Christian Aid assists civilians fleeing violence in South Sudan

By staff writers
January 17, 2012

Christian Aid has begun assisting civilians displaced by the recent spate of inter-communal violence in the remote town of Pipor in Jonglei state, South Sudan.

The government in Juba has now declared Jonglei a ’humanitarian disaster area’ and has appealed for international assistance to help end the crisis.

“There can be no meaningful development or any sustainable nationhood unless fundamental issues which affect the essence of interdependence and peaceful co-existence between different ethnic communities in South Sudan are addressed,” says Yitna Tekaligne Country Manager, for Christian Aid, Sudan and South Sudan

As a member of ACT Alliance, Christian Aid is part of a coordinated response to the emergency in Pipor, with partner, the Lutheran World Federation (LWF), which are providing emergency food, clean water and tarpaulins and cooking sets. It also assisting wounded people and enhancing the on-going peace and reconciliation work started by the Sudan Council of Churches and Archbishop Daniel Deng.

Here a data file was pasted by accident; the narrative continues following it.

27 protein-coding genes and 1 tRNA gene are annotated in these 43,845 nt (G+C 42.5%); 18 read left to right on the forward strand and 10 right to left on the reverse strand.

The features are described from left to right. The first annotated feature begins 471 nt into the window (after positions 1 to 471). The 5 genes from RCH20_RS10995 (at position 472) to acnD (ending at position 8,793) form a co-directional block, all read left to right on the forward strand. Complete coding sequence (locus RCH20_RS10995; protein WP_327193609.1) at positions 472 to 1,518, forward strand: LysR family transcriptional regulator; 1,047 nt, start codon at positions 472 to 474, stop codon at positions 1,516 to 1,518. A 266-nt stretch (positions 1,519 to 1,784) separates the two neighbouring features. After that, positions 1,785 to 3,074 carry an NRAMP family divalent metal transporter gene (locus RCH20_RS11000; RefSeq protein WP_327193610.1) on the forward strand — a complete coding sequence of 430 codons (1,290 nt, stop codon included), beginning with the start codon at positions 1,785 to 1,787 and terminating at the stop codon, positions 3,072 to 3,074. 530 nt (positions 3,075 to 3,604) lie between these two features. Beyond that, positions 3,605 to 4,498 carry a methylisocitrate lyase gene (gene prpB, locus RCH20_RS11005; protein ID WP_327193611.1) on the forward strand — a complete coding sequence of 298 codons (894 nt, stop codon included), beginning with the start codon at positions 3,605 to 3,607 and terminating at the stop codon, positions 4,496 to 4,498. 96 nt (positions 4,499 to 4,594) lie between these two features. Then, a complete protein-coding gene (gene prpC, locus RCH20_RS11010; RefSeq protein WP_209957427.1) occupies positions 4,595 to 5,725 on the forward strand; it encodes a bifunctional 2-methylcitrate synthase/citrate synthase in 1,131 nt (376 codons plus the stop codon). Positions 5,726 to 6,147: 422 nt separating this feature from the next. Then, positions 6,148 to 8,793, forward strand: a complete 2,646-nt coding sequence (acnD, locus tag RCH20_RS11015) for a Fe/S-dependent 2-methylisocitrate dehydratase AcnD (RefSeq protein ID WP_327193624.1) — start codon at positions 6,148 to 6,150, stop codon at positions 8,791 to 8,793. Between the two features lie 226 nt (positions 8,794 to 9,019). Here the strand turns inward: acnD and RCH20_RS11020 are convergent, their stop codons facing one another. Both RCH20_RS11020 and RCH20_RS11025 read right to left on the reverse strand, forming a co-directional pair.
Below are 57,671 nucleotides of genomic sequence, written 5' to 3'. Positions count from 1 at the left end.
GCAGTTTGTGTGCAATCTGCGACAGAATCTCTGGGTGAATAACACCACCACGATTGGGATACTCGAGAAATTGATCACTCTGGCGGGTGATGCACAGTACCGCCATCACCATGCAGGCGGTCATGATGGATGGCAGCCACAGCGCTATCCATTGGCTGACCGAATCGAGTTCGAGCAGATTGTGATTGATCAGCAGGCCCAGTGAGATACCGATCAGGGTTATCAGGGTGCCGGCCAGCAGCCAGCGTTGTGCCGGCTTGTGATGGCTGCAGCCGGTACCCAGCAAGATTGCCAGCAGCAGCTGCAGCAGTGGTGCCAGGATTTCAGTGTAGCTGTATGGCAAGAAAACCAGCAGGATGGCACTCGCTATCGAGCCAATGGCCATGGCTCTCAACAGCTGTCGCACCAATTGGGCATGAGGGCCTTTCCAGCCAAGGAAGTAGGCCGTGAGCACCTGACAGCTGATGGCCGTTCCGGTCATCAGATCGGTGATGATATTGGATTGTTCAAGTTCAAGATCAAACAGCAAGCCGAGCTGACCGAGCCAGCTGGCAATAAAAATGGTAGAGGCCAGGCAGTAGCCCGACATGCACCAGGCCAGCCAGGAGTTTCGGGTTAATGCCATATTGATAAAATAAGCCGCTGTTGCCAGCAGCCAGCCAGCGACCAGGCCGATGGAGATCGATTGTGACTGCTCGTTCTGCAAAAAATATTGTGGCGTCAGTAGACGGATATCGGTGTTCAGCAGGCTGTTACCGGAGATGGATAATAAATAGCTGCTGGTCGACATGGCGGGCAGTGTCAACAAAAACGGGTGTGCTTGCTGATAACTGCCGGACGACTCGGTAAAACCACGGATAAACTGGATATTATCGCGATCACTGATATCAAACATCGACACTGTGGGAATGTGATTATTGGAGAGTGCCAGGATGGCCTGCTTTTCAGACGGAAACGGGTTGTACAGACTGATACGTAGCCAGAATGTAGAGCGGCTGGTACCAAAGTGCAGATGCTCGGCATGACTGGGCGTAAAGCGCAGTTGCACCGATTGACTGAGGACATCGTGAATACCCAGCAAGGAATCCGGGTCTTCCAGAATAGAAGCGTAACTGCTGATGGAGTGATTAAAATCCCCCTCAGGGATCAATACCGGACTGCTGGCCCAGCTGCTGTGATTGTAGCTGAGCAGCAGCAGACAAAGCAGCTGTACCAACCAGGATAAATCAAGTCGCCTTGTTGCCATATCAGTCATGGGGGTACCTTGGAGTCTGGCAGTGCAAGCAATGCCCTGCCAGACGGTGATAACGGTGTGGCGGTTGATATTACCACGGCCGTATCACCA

LWF is also working in concert with the UN and other NGOs on the ground – including ACT member Norwegian Church Aid – to meet the critical food, water, shelter and health needs of those displaced by the violence.

The United Nations estimates that more than 60,000 people have been displaced by the latest round of armed conflict between two ethnic groups, the Lou Nuer and Murle. Most civilians needing assistance have been living in the bush for approximately two weeks – many without access to life-sustaining necessities.

This latest round of violence in Jonglei erupted last month following a series of cattle raids and child abductions. The longstanding tensions are fuelled by decades of underdevelopment and the proliferation of small arms in the state, the biggest in South Sudan.

The emergency in Jonglei is only the most recent example of several ongoing humanitarian challenges stemming from inter-communal and inter-ethnic conflict in the world’s youngest country, which officially gained statehood in July 2011.

The Republic of Sudan and South Sudan are scheduled to return to the negotiating table today (17 January) but tensions are high amidst reports of export disruption and confiscation of crude oil.

Reports of the confiscation of South Sudan’s oil by the Republic of Sudan threaten the region’s prospects for peace and the negotiation of a new oil deal, Global Witness said yesterday today.

The two countries must agree to a new and transparent arrangement soon or risk seeing the situation deteriorate into renewed conflict.


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